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Rodan

Fifteen Quiet Years

(Touch and Go; US: 11 Jun 2013; UK: 10 Jun 2013)

Rodan was – and remains – a vital, quintessential Louisville band. They came up just after Slint, and indeed there were claims that they followed too closely in the footsteps of their classic Spiderland. But to listen to Rodan’s own classic, 1994’s Rusty, and hear anything of Slint (Spiderland came out three years previous) or any other band is to entirely miss the point. Rodan certainly dealt in severe angles and dark corners – like Slint and countless others – but their mix of math-rock precision, metal fury, and an indefinable Southern sweat was distinctive and, even now, bracing to hear.


But they were a band with just the one full-length, and so you might be inclined to think more of the lineage of that document than of the band that created it. Fifteen Quiet Years, however, comprises unreleased and out-of-print material with a killer Peel session to show us there was much more to Rodan than one album, and that the dynamic breadth of that record’s sound is prevalent in their work from day one.


The collection opens with their first official recorded output, “Darjeeling”. Its sound is surprising on a few fronts. For one, it’s awfully polished for a first track from a band. Kevin Coultas’ snapping, intricate drums are in full-force. Guitarists Jason Noble and Jeff Mueller tag-team start-stop riffs that enthrall and then pull the rug out from under you. And Tara Jane O’Neil’s bass, as it always did, melds these elements together and gives them a long, dark shadow. But it’s also a tuneful song, owing as much to the likes of Pegboy as Rodan’s post-rock brethren. It’s a song that reveals the pop sensibility buried deep under the band’s rock gymnastics.


In fact, much of the out-of-print work here, since most of it came from seven-inch singles, is necessarily brief. But it also provides an interesting counterpoint to the more expansive compositions of Rusty. We do get takes from the band’s Aviary demos, which includes early versions of the songs that would make up their proper full-length. Included here is “Shiner” – Rusty‘s briefest track, here more roiling and tense than the 1994 version – and “Tooth Fairy Retribution Manifesto”. On Rusty, this closes the album as a rippling-out statement of purpose, but in 1992 the chasm between Tara Jane O’Neil’s spoken vocals and the frenzy of the band is even more stark. It doesn’t resonate out so much as it implodes in fascinating ways.


Around these early versions of Rusty tunes, we also get great single material, like the stomp and negative space of “Milk and Melancholy”, which – along with “Exoskeleton” – was originally on Aviary but was re-recorded for the “How The Winter Was Passed” single. “Exoskeleton” is maybe the best track here, an expansive big brother to “Milk and Melancholy”, taking all the tension of these other songs and blowing out the ways with careful layers of guitar and brilliant rhythm section work. It’s the kind of expansiveness that not only sets up Rusty, but leads into the Peel session that closes out this collection.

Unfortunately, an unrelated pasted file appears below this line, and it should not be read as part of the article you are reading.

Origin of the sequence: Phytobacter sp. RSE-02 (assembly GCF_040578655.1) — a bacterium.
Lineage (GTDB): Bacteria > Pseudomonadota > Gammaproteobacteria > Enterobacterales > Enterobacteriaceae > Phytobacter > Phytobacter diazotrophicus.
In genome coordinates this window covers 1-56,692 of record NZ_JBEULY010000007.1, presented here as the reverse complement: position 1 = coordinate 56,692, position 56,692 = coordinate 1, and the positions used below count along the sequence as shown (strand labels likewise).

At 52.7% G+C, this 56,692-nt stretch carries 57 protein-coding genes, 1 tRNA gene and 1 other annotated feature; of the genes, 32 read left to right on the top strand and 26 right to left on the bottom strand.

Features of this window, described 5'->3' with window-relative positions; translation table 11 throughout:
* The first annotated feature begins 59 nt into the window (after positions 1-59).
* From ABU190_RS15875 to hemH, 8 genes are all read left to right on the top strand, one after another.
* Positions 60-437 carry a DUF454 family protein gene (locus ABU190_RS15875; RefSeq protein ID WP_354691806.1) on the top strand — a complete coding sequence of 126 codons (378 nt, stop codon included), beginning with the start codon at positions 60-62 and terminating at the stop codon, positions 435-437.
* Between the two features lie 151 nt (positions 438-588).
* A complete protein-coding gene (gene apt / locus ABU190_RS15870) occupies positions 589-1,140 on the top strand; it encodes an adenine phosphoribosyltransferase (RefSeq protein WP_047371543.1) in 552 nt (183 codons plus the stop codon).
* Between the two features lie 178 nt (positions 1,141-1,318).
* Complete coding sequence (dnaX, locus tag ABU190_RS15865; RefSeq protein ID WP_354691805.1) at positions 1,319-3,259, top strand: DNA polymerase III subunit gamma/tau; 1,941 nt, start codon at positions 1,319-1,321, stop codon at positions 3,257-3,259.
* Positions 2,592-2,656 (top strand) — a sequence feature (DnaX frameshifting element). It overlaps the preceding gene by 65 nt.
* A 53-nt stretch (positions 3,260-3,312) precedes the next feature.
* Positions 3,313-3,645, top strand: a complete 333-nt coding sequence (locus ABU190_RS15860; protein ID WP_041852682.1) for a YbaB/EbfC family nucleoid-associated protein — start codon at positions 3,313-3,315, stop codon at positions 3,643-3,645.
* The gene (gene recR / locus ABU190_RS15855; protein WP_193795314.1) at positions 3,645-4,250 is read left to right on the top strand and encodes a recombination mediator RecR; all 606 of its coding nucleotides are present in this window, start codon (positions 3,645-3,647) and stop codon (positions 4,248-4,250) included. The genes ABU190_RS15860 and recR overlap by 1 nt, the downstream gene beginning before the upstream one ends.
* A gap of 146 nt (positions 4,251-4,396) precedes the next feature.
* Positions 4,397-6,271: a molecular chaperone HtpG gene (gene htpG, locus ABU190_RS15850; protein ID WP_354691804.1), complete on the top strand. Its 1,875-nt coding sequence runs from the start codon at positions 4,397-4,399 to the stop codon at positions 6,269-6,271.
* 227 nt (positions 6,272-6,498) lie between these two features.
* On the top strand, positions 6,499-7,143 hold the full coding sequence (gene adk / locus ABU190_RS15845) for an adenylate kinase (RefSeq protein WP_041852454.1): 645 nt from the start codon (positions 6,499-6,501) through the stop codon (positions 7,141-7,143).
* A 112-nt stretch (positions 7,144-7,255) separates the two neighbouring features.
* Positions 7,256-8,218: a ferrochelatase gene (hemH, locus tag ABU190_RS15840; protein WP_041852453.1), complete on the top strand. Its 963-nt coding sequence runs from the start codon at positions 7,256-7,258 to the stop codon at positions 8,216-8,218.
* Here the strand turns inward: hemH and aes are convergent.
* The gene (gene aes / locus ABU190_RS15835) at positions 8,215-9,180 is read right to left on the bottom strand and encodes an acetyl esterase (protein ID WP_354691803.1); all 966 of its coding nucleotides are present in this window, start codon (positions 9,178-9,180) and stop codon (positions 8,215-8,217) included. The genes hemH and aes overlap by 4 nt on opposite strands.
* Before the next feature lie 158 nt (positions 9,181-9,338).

The Peel session shows the band in full possession of its many skills, and nowhere is this more present than the nearly 11-minute closer “Before the Train”. The song builds carefully on a bed of slashing chord phrasings, opens itself up into rolling hooks, and just when you think it has settled into its chug, it upsets the pattern with an off-kilter stomp-shuffle in the middle of the track. It shows all the band’s energy and power and subtlety and patience and ability to seeming take up physical space with its sound. It closes out this non-sequential set well, as if this was the band at its pre-Rusty best.


But what we learn on Fifteen Quiet Years is that, while yes the band built up to its one album, this stuff can stand up to the songs on Rusty. All it lacks is the brilliant cohesion of that album. As it turns out, Rodan didn’t need to do more than this. They all moved on to other projects – Shipping News, Rachel’s, June of ‘44, Come, etc. – because they did all they could with Rodan. And, as this set shows, it was more than just one great record. The album also comes with a download for live versions of these tracks, all sort of charmingly muddy records that remind you that this isn’t just a sound, that there were vital players behind it. While the live tracks may not be quite as essential as the recorded material, they are an important reminder. Especially after the passing of Jason Noble in 2012 and the death of the band’s original drummer Jon Cook earlier this year, it’s a fitting way to remember these players, these great musicians, from a band that never quite got its due but never seemed to care. It just made great music and moved on. But even if they’ve moved on, that doesn’t mean we can’t (and shouldn’t) go back. Sure, this is a companion piece, one that is still less than the album we’ll remember them for, but that doesn’t mean it isn’t essential.

Rating:

Matthew Fiander is a music critic for PopMatters and Prefix Magazine. He also writes fiction and his work has appeared in The Yalobusha Review. He received his M.F.A. in Creative Writing from UNC-Greensboro and currently teaches writing and literature at High Point University in High Point, NC. You can follow him on Twitter at @mattfiander.


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